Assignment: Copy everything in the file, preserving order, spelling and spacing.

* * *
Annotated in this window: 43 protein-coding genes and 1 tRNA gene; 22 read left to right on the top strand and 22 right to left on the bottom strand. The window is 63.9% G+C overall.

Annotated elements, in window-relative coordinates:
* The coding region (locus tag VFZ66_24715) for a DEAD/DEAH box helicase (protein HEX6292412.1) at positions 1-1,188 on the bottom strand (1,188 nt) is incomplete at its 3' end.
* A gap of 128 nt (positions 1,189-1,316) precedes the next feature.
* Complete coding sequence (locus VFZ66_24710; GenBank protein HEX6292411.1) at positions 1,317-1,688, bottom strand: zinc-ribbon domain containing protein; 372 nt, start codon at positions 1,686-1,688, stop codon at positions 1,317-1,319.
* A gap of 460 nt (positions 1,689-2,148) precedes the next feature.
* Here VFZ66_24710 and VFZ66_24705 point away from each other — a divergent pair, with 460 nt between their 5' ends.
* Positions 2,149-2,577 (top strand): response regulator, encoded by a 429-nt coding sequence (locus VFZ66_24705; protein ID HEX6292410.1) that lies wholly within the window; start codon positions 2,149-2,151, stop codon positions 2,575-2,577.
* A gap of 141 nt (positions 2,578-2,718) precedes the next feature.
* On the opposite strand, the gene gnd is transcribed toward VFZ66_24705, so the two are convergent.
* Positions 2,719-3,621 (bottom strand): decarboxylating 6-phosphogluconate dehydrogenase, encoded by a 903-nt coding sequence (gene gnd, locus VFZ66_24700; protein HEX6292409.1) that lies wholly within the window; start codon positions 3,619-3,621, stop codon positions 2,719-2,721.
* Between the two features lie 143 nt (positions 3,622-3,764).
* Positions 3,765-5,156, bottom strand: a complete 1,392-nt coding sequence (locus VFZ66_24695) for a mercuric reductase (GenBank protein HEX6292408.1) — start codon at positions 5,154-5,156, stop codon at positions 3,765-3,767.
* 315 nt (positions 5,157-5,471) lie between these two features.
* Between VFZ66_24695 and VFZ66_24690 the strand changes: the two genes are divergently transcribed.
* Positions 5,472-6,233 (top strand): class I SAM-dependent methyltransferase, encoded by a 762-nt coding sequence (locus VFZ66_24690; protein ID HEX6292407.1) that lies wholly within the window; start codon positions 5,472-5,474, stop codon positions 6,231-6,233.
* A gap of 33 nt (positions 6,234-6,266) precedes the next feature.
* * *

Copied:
Annotated in this window: 43 protein-coding genes and 1 tRNA gene; 22 read left to right on the top strand and 22 right to left on the bottom strand. The window is 63.9% G+C overall.

Annotated elements, in window-relative coordinates:
* The coding region (locus tag VFZ66_24715) for a DEAD/DEAH box helicase (protein HEX6292412.1) at positions 1-1,188 on the bottom strand (1,188 nt) is incomplete at its 3' end.
* A gap of 128 nt (positions 1,189-1,316) precedes the next feature.
* Complete coding sequence (locus VFZ66_24710; GenBank protein HEX6292411.1) at positions 1,317-1,688, bottom strand: zinc-ribbon domain containing protein; 372 nt, start codon at positions 1,686-1,688, stop codon at positions 1,317-1,319.
* A gap of 460 nt (positions 1,689-2,148) precedes the next feature.
* Here VFZ66_24710 and VFZ66_24705 point away from each other — a divergent pair, with 460 nt between their 5' ends.
* Positions 2,149-2,577 (top strand): response regulator, encoded by a 429-nt coding sequence (locus VFZ66_24705; protein ID HEX6292410.1) that lies wholly within the window; start codon positions 2,149-2,151, stop codon positions 2,575-2,577.
* A gap of 141 nt (positions 2,578-2,718) precedes the next feature.
* On the opposite strand, the gene gnd is transcribed toward VFZ66_24705, so the two are convergent.
* Positions 2,719-3,621 (bottom strand): decarboxylating 6-phosphogluconate dehydrogenase, encoded by a 903-nt coding sequence (gene gnd, locus VFZ66_24700; protein HEX6292409.1) that lies wholly within the window; start codon positions 3,619-3,621, stop codon positions 2,719-2,721.
* Between the two features lie 143 nt (positions 3,622-3,764).
* Positions 3,765-5,156, bottom strand: a complete 1,392-nt coding sequence (locus VFZ66_24695) for a mercuric reductase (GenBank protein HEX6292408.1) — start codon at positions 5,154-5,156, stop codon at positions 3,765-3,767.
* 315 nt (positions 5,157-5,471) lie between these two features.
* Between VFZ66_24695 and VFZ66_24690 the strand changes: the two genes are divergently transcribed.
* Positions 5,472-6,233 (top strand): class I SAM-dependent methyltransferase, encoded by a 762-nt coding sequence (locus VFZ66_24690; protein ID HEX6292407.1) that lies wholly within the window; start codon positions 5,472-5,474, stop codon positions 6,231-6,233.
* A gap of 33 nt (positions 6,234-6,266) precedes the next feature.